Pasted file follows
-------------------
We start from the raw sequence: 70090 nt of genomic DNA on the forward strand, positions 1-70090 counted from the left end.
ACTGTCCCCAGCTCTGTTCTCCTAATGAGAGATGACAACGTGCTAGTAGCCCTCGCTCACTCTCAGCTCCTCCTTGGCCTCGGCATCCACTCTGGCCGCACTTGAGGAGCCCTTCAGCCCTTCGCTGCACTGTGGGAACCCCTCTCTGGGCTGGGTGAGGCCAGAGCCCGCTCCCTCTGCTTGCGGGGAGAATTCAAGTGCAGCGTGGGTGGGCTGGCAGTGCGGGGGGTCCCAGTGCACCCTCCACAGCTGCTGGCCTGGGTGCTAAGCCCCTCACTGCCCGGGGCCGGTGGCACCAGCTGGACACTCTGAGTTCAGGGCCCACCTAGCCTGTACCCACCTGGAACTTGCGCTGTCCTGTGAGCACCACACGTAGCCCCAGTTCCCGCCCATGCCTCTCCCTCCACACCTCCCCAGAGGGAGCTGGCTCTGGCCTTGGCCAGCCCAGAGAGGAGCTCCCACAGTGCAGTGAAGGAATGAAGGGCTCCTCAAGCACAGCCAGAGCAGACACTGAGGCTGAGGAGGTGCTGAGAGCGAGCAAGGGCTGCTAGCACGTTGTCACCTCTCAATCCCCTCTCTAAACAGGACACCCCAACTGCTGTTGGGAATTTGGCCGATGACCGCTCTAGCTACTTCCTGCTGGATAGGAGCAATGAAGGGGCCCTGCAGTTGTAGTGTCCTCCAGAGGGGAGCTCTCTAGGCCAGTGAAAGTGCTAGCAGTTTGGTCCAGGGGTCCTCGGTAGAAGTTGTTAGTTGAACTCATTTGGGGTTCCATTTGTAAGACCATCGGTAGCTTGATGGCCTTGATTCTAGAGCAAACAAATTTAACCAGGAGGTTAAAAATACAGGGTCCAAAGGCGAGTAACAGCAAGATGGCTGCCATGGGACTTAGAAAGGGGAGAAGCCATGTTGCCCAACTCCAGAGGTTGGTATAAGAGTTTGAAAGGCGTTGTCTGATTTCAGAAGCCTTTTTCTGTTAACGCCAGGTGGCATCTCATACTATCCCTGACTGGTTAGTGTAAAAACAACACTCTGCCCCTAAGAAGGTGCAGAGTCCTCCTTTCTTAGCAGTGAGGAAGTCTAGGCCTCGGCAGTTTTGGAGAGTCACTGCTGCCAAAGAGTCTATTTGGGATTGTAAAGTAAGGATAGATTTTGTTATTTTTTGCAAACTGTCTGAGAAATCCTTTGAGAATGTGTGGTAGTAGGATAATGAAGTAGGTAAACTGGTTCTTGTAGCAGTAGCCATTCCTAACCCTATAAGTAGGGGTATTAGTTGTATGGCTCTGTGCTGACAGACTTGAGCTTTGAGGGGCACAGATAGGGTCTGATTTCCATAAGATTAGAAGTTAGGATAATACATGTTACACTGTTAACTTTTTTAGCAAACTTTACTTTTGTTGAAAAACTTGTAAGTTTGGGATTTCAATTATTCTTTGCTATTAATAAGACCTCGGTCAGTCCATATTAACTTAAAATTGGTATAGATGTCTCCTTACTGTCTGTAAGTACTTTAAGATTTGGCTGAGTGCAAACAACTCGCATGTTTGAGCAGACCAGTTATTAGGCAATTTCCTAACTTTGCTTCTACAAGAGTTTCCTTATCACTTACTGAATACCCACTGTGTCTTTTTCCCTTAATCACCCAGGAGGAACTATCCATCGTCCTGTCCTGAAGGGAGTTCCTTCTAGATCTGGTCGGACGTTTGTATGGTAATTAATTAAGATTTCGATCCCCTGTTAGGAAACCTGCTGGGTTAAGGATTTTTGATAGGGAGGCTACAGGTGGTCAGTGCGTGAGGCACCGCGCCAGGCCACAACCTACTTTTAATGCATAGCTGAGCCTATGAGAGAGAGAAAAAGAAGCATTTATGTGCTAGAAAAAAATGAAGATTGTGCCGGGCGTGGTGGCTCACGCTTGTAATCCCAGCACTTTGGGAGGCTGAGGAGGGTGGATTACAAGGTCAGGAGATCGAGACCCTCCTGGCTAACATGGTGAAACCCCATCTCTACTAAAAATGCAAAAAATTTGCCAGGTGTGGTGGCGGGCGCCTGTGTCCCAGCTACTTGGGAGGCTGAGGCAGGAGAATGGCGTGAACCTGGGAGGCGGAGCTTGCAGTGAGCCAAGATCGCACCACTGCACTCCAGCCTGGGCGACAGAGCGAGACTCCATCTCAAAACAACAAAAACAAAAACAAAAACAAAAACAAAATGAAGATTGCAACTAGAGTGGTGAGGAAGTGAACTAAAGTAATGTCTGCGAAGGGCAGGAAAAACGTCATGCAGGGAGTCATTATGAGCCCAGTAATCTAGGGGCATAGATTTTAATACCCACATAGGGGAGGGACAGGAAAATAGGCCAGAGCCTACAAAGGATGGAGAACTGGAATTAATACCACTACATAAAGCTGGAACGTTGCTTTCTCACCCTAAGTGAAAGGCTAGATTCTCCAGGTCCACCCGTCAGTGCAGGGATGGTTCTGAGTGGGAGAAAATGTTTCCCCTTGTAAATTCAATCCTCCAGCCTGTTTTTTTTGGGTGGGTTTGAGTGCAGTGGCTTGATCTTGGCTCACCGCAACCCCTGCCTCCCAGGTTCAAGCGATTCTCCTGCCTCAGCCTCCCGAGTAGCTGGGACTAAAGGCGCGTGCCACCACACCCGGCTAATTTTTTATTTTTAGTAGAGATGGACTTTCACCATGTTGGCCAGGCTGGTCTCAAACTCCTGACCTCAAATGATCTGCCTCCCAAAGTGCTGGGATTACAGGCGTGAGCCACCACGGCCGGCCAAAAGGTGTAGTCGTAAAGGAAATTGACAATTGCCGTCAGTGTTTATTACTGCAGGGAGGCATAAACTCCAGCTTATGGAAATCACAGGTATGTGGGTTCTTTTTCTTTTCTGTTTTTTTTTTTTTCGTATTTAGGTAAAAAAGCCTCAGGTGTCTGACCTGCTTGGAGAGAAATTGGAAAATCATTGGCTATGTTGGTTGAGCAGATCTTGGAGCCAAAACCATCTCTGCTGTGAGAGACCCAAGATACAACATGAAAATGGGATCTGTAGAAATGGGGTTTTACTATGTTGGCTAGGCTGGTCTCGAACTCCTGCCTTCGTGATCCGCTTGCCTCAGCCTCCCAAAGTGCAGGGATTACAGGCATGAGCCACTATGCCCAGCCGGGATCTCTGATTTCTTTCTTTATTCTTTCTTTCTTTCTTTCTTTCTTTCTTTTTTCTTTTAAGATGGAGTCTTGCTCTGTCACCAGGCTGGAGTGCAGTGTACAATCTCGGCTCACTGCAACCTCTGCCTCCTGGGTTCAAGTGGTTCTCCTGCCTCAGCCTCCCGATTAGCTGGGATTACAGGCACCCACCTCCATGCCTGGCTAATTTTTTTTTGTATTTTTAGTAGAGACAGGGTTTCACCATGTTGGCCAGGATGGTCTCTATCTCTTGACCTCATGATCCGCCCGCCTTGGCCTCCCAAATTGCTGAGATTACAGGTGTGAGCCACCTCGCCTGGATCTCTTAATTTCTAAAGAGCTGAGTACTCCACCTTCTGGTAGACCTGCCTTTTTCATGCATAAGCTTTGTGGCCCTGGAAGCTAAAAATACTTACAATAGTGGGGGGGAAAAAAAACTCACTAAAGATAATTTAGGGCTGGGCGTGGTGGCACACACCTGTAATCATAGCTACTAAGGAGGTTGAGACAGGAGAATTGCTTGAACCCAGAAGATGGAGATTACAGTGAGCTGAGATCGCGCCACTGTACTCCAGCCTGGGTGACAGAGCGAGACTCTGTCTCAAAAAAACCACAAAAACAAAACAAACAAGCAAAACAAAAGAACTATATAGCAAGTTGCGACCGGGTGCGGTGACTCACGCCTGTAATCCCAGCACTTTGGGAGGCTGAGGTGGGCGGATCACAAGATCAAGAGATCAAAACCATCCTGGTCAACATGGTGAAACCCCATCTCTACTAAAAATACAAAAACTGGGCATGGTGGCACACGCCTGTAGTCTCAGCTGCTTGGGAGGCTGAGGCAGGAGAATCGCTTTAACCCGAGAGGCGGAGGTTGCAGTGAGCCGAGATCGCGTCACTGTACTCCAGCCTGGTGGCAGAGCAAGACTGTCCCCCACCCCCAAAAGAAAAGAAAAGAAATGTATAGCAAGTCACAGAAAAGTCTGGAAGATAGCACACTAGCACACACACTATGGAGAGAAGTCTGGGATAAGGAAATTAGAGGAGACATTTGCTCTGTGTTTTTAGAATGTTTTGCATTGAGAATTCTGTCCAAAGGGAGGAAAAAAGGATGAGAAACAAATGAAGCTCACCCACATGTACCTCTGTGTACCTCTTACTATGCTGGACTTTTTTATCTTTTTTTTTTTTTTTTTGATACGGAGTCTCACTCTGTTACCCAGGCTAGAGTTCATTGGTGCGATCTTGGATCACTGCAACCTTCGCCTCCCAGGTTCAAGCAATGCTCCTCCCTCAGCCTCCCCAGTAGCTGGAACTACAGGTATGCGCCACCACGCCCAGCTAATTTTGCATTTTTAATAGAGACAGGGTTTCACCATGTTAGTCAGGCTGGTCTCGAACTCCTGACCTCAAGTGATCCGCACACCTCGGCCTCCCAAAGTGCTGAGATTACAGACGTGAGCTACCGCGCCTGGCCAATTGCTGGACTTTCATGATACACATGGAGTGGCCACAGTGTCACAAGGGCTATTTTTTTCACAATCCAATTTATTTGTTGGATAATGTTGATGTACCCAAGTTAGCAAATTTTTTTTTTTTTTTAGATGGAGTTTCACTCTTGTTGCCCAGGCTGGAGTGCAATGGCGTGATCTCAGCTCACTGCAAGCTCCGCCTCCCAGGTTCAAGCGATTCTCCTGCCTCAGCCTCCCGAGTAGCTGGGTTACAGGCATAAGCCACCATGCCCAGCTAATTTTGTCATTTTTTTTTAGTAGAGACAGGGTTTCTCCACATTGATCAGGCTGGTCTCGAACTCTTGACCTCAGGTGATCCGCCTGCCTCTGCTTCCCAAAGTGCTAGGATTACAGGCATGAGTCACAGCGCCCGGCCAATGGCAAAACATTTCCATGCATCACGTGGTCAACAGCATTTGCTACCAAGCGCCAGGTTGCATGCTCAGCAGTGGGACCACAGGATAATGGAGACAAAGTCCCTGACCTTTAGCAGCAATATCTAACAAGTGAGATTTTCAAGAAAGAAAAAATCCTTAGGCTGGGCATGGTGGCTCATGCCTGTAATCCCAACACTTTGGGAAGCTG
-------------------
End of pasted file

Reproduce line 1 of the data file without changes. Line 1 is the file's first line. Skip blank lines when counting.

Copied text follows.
We start from the raw sequence: 70090 nt of genomic DNA on the forward strand, positions 1-70090 counted from the left end.